There are also cases of theft - we have equipment that we leave in the lake, so-called sediment traps, which catch sediment for a certain period of time (these are pipes on a rope that are held vertically one metre above the bottom by a buoy). On one project we set up installations basically from one border to the other, across the whole of northern Poland, across 50 lakes. In the beginning, we had 50 traps, every year less and less. You see 50 metres of rope is a useful thing (smile).

- Where do you sleep? In tents or more civilized conditions?

- We have accommodation in very different places. Mostly in friendly quarters. But when we travel around Poland, we stay in hotels and hostels. Especially abroad, far away from civilisation, for example recently in the Caucasus, it was obviously an overnight stay under a tent.

While staying in lodgings, we experience unusual, famous Polish hospitality. People treat us with homemade products, homemade dinners, sometimes we are even offered to drink 'a double' together. I could not forget to mention scrambled eggs - a typical breakfast for the trip. We ate so many of them that it is impossible to count, with additions that would be hard to remember (laughs).

- What then, once you have the material collected? Does the lab work begin? Dry, warm, no wind (laughs).

- Yes, it's mostly dry in the lab. Mostly! Our work consists of two main stages. The first is fieldwork. This is collecting sediment and monitoring the lakes - we want to know how the lakes are functioning now, so we can translate what we read in the sediment to their past functioning. We check whether the water in the lake is mixed, whether it's rich in oxygen, in organic and biogenic compounds, what the water temperature is, whether the lake freezes or not, and so on. This is what we go to the field for regularly.

The second is core sampling in the laboratory.

Tests of the collected core, carried out in the UG laboratory. Photos: Alan Stocki/UG.

- How do you process the material collected? What equipment do you use for this?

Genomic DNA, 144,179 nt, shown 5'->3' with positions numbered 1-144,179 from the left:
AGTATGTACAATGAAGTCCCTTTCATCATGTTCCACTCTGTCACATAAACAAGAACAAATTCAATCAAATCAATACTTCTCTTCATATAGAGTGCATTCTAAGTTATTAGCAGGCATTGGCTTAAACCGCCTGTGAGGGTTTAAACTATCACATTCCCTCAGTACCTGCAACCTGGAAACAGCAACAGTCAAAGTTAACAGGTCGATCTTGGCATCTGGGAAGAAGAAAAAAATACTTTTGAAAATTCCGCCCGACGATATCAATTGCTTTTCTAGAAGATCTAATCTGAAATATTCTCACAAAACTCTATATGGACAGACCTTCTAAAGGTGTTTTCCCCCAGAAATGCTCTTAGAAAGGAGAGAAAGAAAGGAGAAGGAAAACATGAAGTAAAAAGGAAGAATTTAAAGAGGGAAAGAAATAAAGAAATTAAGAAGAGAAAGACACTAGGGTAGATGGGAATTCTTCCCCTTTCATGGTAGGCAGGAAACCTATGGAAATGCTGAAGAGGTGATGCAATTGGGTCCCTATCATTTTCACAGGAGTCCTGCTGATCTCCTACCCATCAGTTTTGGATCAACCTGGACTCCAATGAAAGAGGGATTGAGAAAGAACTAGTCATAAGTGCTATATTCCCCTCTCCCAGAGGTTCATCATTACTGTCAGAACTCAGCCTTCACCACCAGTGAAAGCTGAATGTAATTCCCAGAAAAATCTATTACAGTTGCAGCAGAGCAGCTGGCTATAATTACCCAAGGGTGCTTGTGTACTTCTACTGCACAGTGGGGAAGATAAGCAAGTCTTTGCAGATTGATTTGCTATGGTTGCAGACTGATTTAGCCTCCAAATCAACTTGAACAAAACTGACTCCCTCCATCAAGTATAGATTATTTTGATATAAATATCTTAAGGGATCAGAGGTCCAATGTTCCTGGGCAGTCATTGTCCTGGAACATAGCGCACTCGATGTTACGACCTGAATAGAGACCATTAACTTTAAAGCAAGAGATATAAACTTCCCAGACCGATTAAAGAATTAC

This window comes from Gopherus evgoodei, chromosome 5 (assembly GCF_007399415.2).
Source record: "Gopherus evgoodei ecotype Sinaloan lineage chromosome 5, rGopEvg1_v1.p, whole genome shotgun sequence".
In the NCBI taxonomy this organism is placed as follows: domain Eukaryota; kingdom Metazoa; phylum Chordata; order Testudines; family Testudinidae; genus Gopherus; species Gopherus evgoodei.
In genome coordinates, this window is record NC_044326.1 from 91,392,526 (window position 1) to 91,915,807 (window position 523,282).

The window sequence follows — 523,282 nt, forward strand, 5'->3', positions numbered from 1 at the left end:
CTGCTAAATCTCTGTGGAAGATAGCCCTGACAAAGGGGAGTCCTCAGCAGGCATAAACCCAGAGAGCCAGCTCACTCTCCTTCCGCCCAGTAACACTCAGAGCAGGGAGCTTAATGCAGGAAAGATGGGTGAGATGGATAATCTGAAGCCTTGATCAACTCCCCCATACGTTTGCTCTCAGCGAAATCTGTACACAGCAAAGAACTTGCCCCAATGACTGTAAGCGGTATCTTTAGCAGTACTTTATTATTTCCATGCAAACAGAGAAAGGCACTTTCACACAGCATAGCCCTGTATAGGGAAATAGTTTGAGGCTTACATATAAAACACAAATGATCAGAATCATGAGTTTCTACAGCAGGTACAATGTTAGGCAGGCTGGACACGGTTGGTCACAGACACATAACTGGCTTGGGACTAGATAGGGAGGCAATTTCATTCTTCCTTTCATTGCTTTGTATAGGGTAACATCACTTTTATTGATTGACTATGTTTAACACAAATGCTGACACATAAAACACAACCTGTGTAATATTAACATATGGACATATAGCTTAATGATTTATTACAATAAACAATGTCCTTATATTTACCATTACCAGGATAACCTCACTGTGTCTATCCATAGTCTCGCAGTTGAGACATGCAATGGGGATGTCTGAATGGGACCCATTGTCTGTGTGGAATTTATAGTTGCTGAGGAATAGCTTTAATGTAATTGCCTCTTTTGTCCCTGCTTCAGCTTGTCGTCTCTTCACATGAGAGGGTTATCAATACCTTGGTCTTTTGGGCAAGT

- First of all, we split the collected core lengthwise in half. One half is used for non-destructive analyses, in which we obtain information without losing material. The other half we divide for classical destructive methods (e.g. in the case of varved sediments we always do the so-called thin-slicing, we take out the monoliths to be able to make a permanent microscopic preparation, where the structure of the sediment is preserved). We sample part of the sediment, from which we come out with such basic things as the density of the sediment. Another part we dry, another part goes to analyses related to diatoms, other plankton groups and pollen. As I said, all this informs us about something.

Personally, I focus mainly on what changes in the chemical composition of the sediment. For example, we measure organic and inorganic carbon, nitrogen and sulphur in collected samples (this is called elemental analysis), which tells us, among other things, how much organic matter there is in the sediment. We also scan sediments using modern techniques with interesting and not very meaningful abbreviations - µXRF (elements), HSI (pigments). We also deal with geochronology, i.e. working out the time scale. For example, some of the material goes into test tubes and a lead-lined gamma spectrometer, where each sample is measured around the clock (here we measure, among other things, the amount of radioactive caesium-137, an artificial element produced in large quantities by the man during nuclear tests and after the Chernobyl disaster).

We also use an alpha spectrometer on which lead dating is performed. With this method, we can determine sediment that is roughly 150 years old. In this way, we count how fast the sediment grew, which allows us to determine its age. Someone counts the layers under a microscope, we add caesium dating, lead dating, radiocarbon dating, and then we put all the data together: geochronological, ecological and geochemical proxy data - and then we try to find a common signal. Knowing how the lake functions, we try to put it all together and say what was happening in the area 100, 1000 or 10000 years ago.

- Although the core of your research consists of the Polish lakes sediments, you are also involved in the study of material from other countries, most recently you participated in the study of material from Georgia. You are now about to embark on another great adventure and travel to the USA - you have been awarded a scholarship from the Bekker Program (NAWA), thanks to which during your 18-month internship you will work on material from Lake Stoneman, located in Arizona, which records nearly 1.3 million years of Earth history.